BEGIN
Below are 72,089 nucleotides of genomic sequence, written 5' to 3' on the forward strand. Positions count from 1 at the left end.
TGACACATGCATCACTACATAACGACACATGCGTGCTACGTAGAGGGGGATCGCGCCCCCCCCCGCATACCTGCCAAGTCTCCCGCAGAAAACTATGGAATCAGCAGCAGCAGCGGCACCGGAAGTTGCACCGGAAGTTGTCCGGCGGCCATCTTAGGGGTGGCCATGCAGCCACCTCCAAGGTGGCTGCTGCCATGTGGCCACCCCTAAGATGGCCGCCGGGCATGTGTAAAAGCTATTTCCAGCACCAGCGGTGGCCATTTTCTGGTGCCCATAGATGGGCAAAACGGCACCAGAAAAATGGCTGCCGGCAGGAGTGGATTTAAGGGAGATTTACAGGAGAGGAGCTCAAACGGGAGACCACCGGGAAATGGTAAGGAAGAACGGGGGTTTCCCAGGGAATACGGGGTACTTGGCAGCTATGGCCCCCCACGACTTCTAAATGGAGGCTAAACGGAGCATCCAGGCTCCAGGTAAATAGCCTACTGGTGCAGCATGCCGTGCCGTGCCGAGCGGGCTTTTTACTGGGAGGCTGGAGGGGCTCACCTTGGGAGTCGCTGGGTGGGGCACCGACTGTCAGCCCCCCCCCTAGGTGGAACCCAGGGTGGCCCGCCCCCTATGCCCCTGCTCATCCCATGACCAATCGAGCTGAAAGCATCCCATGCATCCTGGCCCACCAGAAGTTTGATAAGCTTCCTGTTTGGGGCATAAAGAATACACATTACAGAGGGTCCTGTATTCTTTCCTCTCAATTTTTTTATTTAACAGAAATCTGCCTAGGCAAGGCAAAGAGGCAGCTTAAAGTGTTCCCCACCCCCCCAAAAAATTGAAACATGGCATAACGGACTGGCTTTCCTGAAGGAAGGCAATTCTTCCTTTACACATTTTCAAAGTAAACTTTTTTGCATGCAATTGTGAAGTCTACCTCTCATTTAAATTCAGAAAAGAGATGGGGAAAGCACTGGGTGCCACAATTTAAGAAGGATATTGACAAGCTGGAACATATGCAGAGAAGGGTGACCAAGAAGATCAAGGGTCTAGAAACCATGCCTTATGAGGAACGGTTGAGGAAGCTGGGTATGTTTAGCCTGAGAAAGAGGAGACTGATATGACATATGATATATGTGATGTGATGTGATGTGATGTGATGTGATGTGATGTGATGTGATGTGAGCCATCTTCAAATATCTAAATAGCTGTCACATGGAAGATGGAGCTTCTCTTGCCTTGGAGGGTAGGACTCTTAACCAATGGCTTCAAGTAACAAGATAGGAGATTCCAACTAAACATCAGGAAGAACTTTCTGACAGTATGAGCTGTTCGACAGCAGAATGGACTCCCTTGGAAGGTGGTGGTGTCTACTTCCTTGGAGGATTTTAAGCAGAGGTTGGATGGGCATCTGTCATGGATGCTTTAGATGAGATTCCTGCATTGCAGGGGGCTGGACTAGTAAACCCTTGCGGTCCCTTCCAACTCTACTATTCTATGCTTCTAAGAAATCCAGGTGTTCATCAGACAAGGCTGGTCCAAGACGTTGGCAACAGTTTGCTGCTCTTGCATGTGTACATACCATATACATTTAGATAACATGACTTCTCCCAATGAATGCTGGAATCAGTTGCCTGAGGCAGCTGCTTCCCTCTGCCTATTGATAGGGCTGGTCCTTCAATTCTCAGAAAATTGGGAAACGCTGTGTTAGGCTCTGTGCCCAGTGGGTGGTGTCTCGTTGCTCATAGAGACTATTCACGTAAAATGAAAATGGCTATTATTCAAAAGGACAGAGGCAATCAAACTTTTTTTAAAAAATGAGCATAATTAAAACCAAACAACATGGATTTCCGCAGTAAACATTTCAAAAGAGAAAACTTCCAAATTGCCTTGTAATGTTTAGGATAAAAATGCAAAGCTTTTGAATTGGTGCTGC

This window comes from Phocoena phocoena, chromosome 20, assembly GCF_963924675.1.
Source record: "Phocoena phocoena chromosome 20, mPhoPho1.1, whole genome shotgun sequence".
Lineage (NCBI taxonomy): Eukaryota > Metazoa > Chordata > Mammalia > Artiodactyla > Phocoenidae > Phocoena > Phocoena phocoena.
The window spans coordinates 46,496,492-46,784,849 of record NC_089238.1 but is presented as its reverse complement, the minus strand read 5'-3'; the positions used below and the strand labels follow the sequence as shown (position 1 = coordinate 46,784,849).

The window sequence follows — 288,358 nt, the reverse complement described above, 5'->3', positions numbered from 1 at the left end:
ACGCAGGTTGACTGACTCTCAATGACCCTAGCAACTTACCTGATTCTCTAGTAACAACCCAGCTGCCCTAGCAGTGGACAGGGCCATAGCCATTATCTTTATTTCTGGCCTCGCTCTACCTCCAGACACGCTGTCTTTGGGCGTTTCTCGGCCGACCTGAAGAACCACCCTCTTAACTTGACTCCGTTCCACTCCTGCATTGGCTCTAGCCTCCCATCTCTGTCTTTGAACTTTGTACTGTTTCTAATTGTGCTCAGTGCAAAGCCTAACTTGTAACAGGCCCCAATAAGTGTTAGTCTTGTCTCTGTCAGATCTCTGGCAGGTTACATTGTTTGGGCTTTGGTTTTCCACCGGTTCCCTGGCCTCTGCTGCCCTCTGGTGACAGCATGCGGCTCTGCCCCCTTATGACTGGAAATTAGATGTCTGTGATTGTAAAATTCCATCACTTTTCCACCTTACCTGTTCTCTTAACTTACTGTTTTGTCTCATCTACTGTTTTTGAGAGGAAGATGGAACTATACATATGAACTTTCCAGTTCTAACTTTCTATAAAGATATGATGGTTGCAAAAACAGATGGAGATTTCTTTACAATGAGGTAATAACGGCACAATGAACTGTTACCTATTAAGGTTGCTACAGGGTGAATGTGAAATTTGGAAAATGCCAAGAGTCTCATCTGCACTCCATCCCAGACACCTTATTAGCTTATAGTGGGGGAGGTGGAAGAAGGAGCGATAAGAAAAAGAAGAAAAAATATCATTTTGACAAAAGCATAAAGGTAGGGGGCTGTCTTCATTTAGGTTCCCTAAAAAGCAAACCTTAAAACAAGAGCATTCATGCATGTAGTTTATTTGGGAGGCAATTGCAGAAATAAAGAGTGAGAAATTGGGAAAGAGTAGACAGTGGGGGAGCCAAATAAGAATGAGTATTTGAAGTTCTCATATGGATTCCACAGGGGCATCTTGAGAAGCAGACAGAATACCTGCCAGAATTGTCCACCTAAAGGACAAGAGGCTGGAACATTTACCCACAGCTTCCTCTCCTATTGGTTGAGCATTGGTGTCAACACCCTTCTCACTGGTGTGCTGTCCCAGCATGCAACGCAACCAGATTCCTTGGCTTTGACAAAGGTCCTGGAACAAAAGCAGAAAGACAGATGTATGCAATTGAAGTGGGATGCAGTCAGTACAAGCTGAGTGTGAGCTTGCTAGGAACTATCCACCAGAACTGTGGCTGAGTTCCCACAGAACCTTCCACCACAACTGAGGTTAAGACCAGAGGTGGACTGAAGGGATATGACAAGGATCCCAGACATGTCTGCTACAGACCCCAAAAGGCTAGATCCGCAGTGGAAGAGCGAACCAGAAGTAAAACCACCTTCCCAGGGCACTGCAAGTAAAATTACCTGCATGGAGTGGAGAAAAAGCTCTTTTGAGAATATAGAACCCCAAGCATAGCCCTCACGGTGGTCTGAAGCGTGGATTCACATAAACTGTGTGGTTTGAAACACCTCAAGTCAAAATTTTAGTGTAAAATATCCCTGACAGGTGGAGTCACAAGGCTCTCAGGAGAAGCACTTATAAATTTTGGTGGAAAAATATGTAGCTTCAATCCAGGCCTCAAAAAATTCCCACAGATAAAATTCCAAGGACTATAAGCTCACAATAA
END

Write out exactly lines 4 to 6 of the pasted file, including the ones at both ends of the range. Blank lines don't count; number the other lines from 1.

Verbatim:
Source record: "Phocoena phocoena chromosome 20, mPhoPho1.1, whole genome shotgun sequence".
Lineage (NCBI taxonomy): Eukaryota > Metazoa > Chordata > Mammalia > Artiodactyla > Phocoenidae > Phocoena > Phocoena phocoena.
The window spans coordinates 46,496,492-46,784,849 of record NC_089238.1 but is presented as its reverse complement, the minus strand read 5'-3'; the positions used below and the strand labels follow the sequence as shown (position 1 = coordinate 46,784,849).